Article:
Although you wouldn't know it from looking at it, Triple Crown Championship Snowboarding is not Destineer's first console snowboarding title. Last year the fledgling publisher released not one, but two different versions of Stoked. With its mix of Skate-style game play and a huge mountain to explore (a la SSX3), Stoked easily earned the title of the best current-generation snowboarding game. Maybe it was asking too much to expect the company's newest snowboarding game to match the impressive heights of Stoked, but Triple Crown Championship Snowboarding doesn't even come close.
Triple Crown Championship Snowboarding comes a little too late to cash in on the popularity of the Vancouver 2010 Winter Olympic Games, which is just the first of many curious decisions made by the company when it came to developing and publishing this mediocre snowboarding game. What we have here is a game that feels incredibly dated; almost as if the company was struggling to get down the basics that the competition mastered years ago. Instead of rivaling the likes of SSX, Amped or Stoked, Triple Crown Championship Snowboarding has a hard time competing with Sony's long-defunct Cool Boarders series.
Triple Crown Snowboarding gives you standard game modes you're used to, including a career mode, versus mode and so on. The single-player mode has you playing through a twenty day career, competing in a series of familiar events -- the half-pipe, slalom, snowboard cross, slopestyle, etc. Each day offers one event that has you trying to earn three different awards, usually based on how well you performed on that particular day. Once you've beaten the event (with or without collecting all three of the achievements) you are free to move on to the next day, where you'll be asked to do yet another type of event.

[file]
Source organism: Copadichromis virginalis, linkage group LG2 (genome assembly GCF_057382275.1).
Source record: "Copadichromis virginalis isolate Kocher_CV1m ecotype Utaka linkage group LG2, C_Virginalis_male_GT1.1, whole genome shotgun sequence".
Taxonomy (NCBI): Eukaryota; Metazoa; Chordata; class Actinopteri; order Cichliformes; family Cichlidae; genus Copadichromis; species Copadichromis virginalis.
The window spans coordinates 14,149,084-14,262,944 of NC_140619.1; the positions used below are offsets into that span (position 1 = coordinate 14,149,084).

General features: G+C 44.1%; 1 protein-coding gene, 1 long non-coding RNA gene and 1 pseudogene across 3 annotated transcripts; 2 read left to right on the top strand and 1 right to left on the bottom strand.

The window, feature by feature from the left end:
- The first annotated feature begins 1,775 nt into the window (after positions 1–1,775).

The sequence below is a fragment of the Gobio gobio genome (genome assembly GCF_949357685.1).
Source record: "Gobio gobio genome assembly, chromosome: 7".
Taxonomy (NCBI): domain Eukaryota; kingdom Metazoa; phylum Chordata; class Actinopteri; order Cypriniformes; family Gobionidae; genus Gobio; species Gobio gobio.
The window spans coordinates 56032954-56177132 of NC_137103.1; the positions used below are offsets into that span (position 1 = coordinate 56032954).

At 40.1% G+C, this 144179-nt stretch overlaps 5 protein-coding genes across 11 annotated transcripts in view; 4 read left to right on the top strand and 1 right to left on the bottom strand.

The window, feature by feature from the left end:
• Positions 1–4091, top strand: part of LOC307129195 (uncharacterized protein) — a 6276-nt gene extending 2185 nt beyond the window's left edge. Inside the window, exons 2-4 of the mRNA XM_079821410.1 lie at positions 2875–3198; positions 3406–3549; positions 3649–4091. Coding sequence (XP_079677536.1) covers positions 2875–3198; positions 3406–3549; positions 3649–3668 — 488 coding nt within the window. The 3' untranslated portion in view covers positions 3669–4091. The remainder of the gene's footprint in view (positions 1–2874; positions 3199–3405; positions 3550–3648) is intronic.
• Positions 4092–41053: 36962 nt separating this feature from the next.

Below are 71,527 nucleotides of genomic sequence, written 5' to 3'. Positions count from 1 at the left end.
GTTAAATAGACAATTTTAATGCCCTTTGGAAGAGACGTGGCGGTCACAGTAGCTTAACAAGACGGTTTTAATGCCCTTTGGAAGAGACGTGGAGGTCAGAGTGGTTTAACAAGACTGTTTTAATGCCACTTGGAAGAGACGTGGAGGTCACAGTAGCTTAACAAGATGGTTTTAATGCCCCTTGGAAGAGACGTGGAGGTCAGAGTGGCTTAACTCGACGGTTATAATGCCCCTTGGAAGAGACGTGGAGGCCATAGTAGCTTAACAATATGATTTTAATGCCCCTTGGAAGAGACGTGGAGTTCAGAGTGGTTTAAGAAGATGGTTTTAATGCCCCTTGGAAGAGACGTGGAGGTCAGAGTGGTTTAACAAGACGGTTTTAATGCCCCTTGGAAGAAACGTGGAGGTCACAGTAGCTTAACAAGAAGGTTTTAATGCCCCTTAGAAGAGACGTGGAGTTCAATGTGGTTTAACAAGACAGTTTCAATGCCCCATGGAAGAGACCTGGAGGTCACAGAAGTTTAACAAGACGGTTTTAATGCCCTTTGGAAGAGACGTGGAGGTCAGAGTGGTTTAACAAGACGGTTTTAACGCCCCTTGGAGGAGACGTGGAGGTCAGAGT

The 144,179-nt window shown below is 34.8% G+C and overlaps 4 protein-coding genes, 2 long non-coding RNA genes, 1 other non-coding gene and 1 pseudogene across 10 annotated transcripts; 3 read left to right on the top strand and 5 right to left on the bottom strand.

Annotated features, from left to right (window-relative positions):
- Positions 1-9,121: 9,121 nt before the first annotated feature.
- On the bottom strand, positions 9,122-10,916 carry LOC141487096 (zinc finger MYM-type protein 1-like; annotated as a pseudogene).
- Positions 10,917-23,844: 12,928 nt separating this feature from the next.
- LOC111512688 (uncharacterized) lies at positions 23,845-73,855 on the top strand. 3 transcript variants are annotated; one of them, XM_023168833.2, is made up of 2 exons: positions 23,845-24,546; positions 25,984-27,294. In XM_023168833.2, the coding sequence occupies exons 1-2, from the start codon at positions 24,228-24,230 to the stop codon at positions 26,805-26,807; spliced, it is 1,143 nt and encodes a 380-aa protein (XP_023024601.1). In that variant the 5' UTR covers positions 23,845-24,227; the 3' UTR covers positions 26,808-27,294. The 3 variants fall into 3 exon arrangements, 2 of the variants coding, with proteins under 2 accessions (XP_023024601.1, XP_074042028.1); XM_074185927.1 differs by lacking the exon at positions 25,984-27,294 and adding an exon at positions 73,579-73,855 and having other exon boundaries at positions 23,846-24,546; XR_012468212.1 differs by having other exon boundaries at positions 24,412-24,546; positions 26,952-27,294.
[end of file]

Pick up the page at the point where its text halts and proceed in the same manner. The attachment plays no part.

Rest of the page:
The game does a good job of mixing up the events so you never feel like you're doing the same thing over and over. The problem is that none of these events feel especially fleshed out. Each of the courses are short and don't offer you a lot of objects to trick off of. What's worse, the fact that there are so few possible tricks means that you'll likely see everything there is to see before you even make it to the bottom of the course. There's no real depth to the trick system and the courses just aren't interesting enough to make you want to come back for more.
But the biggest problem is that these events are far too easy. Half way through my career I realized that by doing almost nothing, I could easily outscore the competition. One event asked me to beat 55,000 points, a number you are supposed to hit by running the course three separate times. However, even after a few unfortunate spills, I was still able to beat that score in just one run. By the time I had gone down the hill three times, I was stunned to find that I had more than 100,000 points over my goal. In this situation why am I even bothering to run the course again? Too much of my time was spent with no challenge whatsoever.
Unfortunately the push-over difficulty permeated its way into each of the game's events. The half-pipe levels often don't have time limits, which means that a gamer with even a rudimentary understanding the controls can trick indefinitely. The races are also easy, since the competition seems to have trouble staying up. The same goes for the slalom events, where the other characters seem to go out of their way to mess up. And this isn't just at the beginning, but rather all the way through. It feels like this game's difficulty was set for the youngest gamers, but even they won't be challenged by Triple Crown Championship Snowboarding.
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